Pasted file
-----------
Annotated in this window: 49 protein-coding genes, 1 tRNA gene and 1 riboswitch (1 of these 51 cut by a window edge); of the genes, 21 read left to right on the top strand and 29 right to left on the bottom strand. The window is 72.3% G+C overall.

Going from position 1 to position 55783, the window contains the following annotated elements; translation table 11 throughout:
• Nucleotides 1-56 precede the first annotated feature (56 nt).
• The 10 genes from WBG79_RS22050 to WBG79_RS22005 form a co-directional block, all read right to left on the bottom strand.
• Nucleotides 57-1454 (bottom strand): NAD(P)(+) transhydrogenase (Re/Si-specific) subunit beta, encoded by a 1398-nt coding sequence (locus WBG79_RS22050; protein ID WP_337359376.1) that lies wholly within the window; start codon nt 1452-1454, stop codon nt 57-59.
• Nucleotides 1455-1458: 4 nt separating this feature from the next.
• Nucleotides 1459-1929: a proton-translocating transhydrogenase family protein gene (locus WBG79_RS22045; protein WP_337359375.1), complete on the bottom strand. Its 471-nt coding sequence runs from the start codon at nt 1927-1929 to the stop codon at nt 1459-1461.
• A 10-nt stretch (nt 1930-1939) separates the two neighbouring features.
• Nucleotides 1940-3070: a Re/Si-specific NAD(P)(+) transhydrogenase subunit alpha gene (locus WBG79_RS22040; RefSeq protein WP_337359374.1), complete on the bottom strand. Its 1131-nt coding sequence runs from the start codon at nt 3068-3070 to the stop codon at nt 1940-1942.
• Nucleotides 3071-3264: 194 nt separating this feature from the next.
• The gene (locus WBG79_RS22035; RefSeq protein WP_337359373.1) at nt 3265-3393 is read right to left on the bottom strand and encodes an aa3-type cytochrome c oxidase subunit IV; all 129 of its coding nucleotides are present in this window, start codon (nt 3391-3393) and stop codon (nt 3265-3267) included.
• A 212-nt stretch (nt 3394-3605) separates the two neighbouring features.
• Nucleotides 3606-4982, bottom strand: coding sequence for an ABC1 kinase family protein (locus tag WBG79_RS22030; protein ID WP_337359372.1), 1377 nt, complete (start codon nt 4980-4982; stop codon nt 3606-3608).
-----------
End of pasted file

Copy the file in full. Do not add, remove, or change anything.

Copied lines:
Annotated in this window: 49 protein-coding genes, 1 tRNA gene and 1 riboswitch (1 of these 51 cut by a window edge); of the genes, 21 read left to right on the top strand and 29 right to left on the bottom strand. The window is 72.3% G+C overall.

Going from position 1 to position 55783, the window contains the following annotated elements; translation table 11 throughout:
• Nucleotides 1-56 precede the first annotated feature (56 nt).
• The 10 genes from WBG79_RS22050 to WBG79_RS22005 form a co-directional block, all read right to left on the bottom strand.
• Nucleotides 57-1454 (bottom strand): NAD(P)(+) transhydrogenase (Re/Si-specific) subunit beta, encoded by a 1398-nt coding sequence (locus WBG79_RS22050; protein ID WP_337359376.1) that lies wholly within the window; start codon nt 1452-1454, stop codon nt 57-59.
• Nucleotides 1455-1458: 4 nt separating this feature from the next.
• Nucleotides 1459-1929: a proton-translocating transhydrogenase family protein gene (locus WBG79_RS22045; protein WP_337359375.1), complete on the bottom strand. Its 471-nt coding sequence runs from the start codon at nt 1927-1929 to the stop codon at nt 1459-1461.
• A 10-nt stretch (nt 1930-1939) separates the two neighbouring features.
• Nucleotides 1940-3070: a Re/Si-specific NAD(P)(+) transhydrogenase subunit alpha gene (locus WBG79_RS22040; RefSeq protein WP_337359374.1), complete on the bottom strand. Its 1131-nt coding sequence runs from the start codon at nt 3068-3070 to the stop codon at nt 1940-1942.
• Nucleotides 3071-3264: 194 nt separating this feature from the next.
• The gene (locus WBG79_RS22035; RefSeq protein WP_337359373.1) at nt 3265-3393 is read right to left on the bottom strand and encodes an aa3-type cytochrome c oxidase subunit IV; all 129 of its coding nucleotides are present in this window, start codon (nt 3391-3393) and stop codon (nt 3265-3267) included.
• A 212-nt stretch (nt 3394-3605) separates the two neighbouring features.
• Nucleotides 3606-4982, bottom strand: coding sequence for an ABC1 kinase family protein (locus tag WBG79_RS22030; protein ID WP_337359372.1), 1377 nt, complete (start codon nt 4980-4982; stop codon nt 3606-3608).